Your thoughts?



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    14 Comments

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    14 responses to “dear diary — friday, july 16

    1. Thanks for calling us to look closely at Matthew 20. Thank you for helping us to do that in fresh ways.

      Like many other sections of Matthew’s gospel, chapter 20 reveals Jesus’ intentional focus on discipling the twelve. Note that this is done “as they are going”–in the flow of life. He uses their requests and even their thick-headedness as teachable moments. Later when he gives the Great Commission we should remember this chapter (among many others) as a model of what discipling the nations looks like. If we make disciples in the Jesus Style we too must call them to the role of servant!

      • thanks, john, for the thoughts on discipleship. i’ve been thinking a lot about that the past couple of weeks. it’s been nearly nine months since i did a study of leadership and discipleship in the person of Jesus — and am just now starting to look more deeply at how to make that practical in my ministry here.

        how “as we are going” should i go about this, in your opinion?

        • Here I was thinking about David Watson’s teaching that we should never do things alone–always take someone along with you. He believes much discipling is done on the way. I must confess that I do too much alone and have missed the opportunities to share with someone else. While I can use the excuse that no one ever did this with me, that still does not excuse me from needing to do it with someone else.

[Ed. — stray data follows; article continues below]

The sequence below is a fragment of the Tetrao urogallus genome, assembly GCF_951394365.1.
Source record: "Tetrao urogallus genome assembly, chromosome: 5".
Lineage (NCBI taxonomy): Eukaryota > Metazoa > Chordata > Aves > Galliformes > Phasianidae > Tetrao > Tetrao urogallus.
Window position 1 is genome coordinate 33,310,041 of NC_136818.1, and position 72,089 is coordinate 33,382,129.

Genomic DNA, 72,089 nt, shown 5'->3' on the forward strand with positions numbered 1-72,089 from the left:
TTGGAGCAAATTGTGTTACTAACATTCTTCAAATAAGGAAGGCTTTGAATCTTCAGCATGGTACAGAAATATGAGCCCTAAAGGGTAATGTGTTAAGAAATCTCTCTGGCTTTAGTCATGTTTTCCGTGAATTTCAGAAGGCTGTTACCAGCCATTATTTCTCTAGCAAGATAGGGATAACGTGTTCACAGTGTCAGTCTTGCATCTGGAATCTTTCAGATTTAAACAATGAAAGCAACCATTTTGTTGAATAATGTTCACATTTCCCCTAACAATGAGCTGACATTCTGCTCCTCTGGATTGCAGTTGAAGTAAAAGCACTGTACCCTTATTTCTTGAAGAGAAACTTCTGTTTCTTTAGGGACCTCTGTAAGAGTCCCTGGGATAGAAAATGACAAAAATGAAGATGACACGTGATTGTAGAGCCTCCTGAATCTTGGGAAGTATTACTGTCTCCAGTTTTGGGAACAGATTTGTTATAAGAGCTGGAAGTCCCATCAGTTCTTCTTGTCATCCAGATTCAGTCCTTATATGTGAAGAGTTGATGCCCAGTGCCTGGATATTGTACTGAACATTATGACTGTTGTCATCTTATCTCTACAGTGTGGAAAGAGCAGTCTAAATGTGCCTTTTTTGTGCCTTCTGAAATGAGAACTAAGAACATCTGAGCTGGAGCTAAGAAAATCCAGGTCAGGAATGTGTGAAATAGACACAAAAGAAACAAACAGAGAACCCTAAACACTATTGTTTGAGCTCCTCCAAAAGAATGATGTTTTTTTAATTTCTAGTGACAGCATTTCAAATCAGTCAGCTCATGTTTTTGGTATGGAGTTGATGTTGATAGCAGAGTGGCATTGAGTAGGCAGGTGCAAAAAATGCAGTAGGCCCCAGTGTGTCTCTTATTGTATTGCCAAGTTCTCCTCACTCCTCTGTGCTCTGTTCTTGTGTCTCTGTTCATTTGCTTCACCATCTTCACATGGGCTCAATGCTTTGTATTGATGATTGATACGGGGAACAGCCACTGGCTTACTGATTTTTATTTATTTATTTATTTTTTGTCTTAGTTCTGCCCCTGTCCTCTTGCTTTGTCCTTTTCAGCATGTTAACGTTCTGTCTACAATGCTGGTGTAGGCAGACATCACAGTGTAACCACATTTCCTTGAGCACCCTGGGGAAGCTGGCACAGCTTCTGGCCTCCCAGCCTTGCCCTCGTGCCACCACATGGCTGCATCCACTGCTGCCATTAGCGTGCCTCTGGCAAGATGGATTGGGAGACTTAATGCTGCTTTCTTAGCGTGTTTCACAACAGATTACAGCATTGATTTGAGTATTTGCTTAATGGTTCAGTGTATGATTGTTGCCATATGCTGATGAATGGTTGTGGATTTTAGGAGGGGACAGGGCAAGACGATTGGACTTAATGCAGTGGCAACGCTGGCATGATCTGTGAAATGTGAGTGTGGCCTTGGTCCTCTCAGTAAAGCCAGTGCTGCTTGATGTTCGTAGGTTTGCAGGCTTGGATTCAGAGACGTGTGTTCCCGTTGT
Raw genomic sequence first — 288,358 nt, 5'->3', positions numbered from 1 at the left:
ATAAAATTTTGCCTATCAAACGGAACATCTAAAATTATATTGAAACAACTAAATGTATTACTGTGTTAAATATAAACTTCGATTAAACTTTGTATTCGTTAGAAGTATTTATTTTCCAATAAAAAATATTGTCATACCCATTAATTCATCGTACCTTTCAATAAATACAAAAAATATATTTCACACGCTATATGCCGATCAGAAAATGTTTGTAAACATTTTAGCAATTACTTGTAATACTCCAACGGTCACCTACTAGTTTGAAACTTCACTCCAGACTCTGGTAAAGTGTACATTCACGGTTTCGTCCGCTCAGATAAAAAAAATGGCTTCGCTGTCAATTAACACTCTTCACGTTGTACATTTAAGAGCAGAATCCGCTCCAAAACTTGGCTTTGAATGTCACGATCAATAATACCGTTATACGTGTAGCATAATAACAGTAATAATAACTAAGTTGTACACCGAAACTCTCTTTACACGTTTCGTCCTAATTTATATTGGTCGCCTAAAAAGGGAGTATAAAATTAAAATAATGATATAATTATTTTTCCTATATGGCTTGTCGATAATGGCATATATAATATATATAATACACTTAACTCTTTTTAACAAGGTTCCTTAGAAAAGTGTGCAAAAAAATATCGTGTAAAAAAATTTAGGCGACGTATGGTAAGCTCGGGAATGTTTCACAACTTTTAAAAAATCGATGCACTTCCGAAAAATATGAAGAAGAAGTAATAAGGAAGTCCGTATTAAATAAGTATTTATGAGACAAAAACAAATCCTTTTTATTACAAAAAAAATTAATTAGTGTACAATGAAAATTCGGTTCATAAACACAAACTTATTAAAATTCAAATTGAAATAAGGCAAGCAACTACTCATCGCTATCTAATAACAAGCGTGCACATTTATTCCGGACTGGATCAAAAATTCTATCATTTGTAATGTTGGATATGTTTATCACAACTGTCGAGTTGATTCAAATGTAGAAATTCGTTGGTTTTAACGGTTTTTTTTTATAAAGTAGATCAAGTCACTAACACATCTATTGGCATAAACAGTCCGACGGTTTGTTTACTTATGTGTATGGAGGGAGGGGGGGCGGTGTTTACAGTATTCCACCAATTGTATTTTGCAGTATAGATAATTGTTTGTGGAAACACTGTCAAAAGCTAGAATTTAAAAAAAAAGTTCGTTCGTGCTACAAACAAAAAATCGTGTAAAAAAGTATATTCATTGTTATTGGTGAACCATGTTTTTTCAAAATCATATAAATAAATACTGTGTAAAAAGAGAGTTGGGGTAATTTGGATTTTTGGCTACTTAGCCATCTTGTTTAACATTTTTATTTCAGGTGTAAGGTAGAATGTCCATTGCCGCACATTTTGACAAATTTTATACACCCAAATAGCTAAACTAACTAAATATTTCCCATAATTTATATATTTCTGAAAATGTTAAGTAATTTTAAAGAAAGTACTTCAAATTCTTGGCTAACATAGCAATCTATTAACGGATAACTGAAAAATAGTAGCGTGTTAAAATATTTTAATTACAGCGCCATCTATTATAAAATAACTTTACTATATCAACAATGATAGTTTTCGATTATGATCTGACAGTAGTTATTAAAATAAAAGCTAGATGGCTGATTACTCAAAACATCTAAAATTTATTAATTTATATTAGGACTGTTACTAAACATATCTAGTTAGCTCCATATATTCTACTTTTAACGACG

Be creative in finding ways to take others along with you. Jesus sent them out two by two.

          I have some materials on Jesus’ discipling work in Matthew. Let me know if you want to see this.

      • Ike

        Does discipleship mean deploying God’s missiles against the enemy in righteous indignation? Or does discipleship mean following him on the Calvary road which leads to suffering and death? The answer of the whole New Testament is this….. the surprise about Jesus the Messiah is that he came to live a life of sacrificial… dying service before he comes a second time to reign in glory. And the surprise about discipleship is that it demands a life of sacrificial…. dying service before we can reign with Christ in glory.